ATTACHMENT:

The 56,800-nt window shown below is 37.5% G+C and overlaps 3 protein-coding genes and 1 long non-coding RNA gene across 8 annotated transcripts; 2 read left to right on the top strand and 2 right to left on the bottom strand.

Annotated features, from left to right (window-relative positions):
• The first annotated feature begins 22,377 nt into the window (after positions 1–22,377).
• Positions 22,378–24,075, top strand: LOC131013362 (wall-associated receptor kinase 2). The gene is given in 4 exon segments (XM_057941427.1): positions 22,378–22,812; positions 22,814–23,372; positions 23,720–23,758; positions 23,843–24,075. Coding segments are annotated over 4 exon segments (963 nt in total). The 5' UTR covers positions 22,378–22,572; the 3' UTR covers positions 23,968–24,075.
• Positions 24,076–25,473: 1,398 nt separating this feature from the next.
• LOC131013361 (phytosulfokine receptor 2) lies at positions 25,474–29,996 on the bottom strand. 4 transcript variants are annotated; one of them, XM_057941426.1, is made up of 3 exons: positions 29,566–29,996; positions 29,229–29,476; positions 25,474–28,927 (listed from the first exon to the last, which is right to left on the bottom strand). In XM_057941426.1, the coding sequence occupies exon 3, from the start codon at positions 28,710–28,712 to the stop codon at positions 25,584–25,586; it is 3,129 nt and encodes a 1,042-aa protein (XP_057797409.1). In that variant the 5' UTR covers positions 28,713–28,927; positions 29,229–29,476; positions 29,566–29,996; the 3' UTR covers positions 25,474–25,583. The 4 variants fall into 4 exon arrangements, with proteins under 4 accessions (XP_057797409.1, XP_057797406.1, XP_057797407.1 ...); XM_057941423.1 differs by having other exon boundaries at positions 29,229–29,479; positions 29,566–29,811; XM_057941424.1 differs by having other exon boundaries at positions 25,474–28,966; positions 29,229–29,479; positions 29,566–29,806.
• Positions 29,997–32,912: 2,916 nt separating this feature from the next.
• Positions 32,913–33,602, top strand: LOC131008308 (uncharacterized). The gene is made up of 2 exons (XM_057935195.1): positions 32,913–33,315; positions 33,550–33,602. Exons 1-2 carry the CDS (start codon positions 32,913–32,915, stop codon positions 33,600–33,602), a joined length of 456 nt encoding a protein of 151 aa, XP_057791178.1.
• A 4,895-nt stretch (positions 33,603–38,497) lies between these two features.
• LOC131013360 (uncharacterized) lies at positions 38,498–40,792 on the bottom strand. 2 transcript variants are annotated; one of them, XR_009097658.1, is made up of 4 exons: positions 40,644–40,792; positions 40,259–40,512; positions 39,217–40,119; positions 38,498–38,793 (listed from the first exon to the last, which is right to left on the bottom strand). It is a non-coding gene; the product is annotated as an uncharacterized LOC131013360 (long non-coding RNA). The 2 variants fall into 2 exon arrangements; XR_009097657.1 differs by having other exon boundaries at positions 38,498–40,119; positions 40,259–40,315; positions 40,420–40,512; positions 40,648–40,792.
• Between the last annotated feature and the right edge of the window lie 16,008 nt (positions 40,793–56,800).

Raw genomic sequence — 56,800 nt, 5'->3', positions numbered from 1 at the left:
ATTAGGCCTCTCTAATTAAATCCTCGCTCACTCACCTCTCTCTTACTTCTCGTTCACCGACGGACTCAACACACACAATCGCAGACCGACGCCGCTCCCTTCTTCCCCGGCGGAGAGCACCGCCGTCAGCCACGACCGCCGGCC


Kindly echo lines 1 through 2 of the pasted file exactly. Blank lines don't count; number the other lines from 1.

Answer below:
The 56,800-nt window shown below is 37.5% G+C and overlaps 3 protein-coding genes and 1 long non-coding RNA gene across 8 annotated transcripts; 2 read left to right on the top strand and 2 right to left on the bottom strand.

Annotated features, from left to right (window-relative positions):